New York city schools want to ban 'loaded words' from tests
"Dinosaur" is among the words New York CIty is looking to ban from tests, apparently over concerns it could bother creationists.
March 28th, 2012
07:19 PM ET

New York city schools want to ban 'loaded words' from tests

By Brian Vitagliano, CNN

New York (CNN) - Divorce. Dinosaurs, Birthdays. Religion. Halloween. Christmas. Television. These are a few of the 50-plus words and references the New York City Department of Education is hoping to ban from the city’s standardized tests.

The banned word list was made public – and attracted considerable criticism – when the city’s education department recently released this year’s "request for proposal" The request for proposal is sent to test publishers around the country trying to get the job of revamping math and English tests for the City of New York.

The Department of Education's says that avoiding sensitive words on tests is nothing new, and that New York City is not the only locale to do so. California avoids the use of the word "weed" on tests and Florida avoids the phrases that use "Hurricane" or "Wildfires," according to a statement by the New York City Department of Education.

In its request for proposal, the NYC Department of Education explained it wanted to avoid certain words if the "the topic is controversial among the adult population and might not be acceptable in a state-mandated testing situation; the topic has been overused in standardized tests or textbooks and is thus overly familiar and/or boring to students; the topic appears biased against (or toward) some group of people."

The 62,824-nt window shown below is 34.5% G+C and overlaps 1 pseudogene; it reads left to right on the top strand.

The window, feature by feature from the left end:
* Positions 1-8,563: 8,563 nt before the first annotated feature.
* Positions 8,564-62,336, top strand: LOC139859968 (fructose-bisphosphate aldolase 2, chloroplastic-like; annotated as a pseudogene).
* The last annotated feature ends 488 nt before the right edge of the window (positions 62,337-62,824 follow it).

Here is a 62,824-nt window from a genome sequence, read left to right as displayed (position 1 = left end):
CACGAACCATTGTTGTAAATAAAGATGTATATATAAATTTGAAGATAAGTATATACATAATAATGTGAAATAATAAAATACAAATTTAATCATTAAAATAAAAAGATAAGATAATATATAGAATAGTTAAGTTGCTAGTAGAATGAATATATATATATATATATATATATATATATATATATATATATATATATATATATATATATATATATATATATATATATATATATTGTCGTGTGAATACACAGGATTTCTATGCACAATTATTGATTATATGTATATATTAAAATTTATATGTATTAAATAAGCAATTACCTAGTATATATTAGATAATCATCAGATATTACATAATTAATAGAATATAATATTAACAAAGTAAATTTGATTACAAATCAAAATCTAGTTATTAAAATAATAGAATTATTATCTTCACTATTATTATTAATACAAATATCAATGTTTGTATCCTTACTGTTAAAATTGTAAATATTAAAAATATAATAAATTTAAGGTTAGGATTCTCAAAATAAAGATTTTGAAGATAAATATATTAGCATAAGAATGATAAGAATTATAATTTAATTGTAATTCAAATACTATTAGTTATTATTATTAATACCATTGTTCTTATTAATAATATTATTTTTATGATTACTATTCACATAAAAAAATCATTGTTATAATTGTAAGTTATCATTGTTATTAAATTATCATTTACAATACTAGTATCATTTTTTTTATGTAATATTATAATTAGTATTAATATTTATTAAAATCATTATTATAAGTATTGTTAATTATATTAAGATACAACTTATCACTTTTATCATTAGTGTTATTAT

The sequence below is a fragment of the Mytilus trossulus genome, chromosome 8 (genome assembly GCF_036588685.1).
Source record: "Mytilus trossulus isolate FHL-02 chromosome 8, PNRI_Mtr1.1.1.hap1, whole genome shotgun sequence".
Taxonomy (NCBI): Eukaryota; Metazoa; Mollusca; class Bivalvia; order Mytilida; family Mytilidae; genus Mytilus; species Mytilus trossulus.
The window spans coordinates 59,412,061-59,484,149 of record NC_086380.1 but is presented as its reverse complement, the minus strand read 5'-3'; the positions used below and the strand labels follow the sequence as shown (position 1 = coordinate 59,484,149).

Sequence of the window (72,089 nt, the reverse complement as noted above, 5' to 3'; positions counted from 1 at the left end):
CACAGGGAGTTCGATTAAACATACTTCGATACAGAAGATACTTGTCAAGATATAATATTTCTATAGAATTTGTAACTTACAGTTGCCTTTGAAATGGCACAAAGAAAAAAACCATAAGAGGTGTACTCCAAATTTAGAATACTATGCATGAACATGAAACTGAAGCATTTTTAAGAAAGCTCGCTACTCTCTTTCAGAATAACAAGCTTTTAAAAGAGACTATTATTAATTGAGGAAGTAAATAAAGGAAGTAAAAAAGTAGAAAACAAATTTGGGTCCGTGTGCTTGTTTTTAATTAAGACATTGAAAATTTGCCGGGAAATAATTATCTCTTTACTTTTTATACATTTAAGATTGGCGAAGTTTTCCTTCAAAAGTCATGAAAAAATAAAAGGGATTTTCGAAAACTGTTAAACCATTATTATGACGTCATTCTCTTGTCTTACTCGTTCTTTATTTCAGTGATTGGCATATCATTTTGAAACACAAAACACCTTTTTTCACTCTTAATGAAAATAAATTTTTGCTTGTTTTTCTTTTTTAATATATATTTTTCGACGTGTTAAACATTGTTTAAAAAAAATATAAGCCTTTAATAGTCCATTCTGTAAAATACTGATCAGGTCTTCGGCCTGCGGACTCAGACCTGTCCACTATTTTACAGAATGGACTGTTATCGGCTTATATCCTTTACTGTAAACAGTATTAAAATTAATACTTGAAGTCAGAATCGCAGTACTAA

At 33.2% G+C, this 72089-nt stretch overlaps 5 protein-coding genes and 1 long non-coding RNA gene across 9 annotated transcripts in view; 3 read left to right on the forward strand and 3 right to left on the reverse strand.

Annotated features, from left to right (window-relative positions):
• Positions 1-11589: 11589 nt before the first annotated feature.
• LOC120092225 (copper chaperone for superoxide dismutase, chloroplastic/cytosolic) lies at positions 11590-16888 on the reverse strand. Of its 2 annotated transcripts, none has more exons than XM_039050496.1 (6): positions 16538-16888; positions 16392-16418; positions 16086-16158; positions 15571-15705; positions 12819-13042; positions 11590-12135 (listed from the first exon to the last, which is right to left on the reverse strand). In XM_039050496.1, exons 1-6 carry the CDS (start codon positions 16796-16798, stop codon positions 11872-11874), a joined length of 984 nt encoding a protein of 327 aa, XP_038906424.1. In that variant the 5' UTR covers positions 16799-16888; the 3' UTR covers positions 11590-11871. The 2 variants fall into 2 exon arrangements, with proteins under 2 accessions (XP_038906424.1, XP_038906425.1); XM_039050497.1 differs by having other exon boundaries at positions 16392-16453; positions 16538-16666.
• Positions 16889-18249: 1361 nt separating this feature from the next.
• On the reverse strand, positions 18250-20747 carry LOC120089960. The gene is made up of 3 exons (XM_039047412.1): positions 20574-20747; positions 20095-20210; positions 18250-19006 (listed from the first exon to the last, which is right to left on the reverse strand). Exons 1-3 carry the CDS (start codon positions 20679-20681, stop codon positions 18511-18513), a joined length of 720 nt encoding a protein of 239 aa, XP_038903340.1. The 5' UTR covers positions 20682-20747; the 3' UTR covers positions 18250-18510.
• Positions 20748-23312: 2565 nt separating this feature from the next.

CNN's Belief Blog – all the faith angles to the day's top stories

Matthew Mittenthal, a spokesman for the NYC Department of Education, said this is the fifth year they have created such a list.  He said such topics "could evoke unpleasant emotions in the students."

"Dinosaurs" evoking unpleasant emotions? The New York Post speculated that the "dinosaurs" could "call to mind evolution, which might upset fundamentalists.”

But what the tabloid failed to realize is that those "fundamentalists" who oppose evolution on religious grounds, believe wholeheartedly in dinosaurs.

Young Earth creationists, or Biblical creationists as they prefer to be called, often point to dinosaurs in making their arguments.  They say dinosaurs and humans roamed Earth together, citing legends of dragons and say the fossil record shows the earth is 6,000 years old, though few paleontologists and geologists share this theory.

At the Creation Museum in Petersburg, Kentucky, the heart of the Young Earth Creationism movement, dinosaur models and exhibits fill the museum displays and gift shop.

Follow the CNN Belief Blog on Twitter

Apparently many of the words on New York’s list were  avoided because of faith-based concerns.

For instance, the use of the word "birthday" or the phrase "birthday celebrations" may offend Jehovah's Witnesses, who do not celebrate birthdays. A spokesperson for the Jehovah's Witnesses declined to comment on the use of the word "birthday."

The Department of Education would not go on the record to explain the specific reasons for each word, which has left many to speculate and draw their own conclusions.

Halloween may suggest paganism; divorce may conjure up uneasy feelings for children in the midst of a divorce within their family. One phrase that may surprise many, the term "Rock 'n' Roll" was on the "avoid" list.

Piers Morgan's "Only in America": 50 banned words

And not good news for Italians: the Department of Education also advised avoiding  references to types of food, such as pepperoni, products they said "persons of some religions or cultures may not indulge in."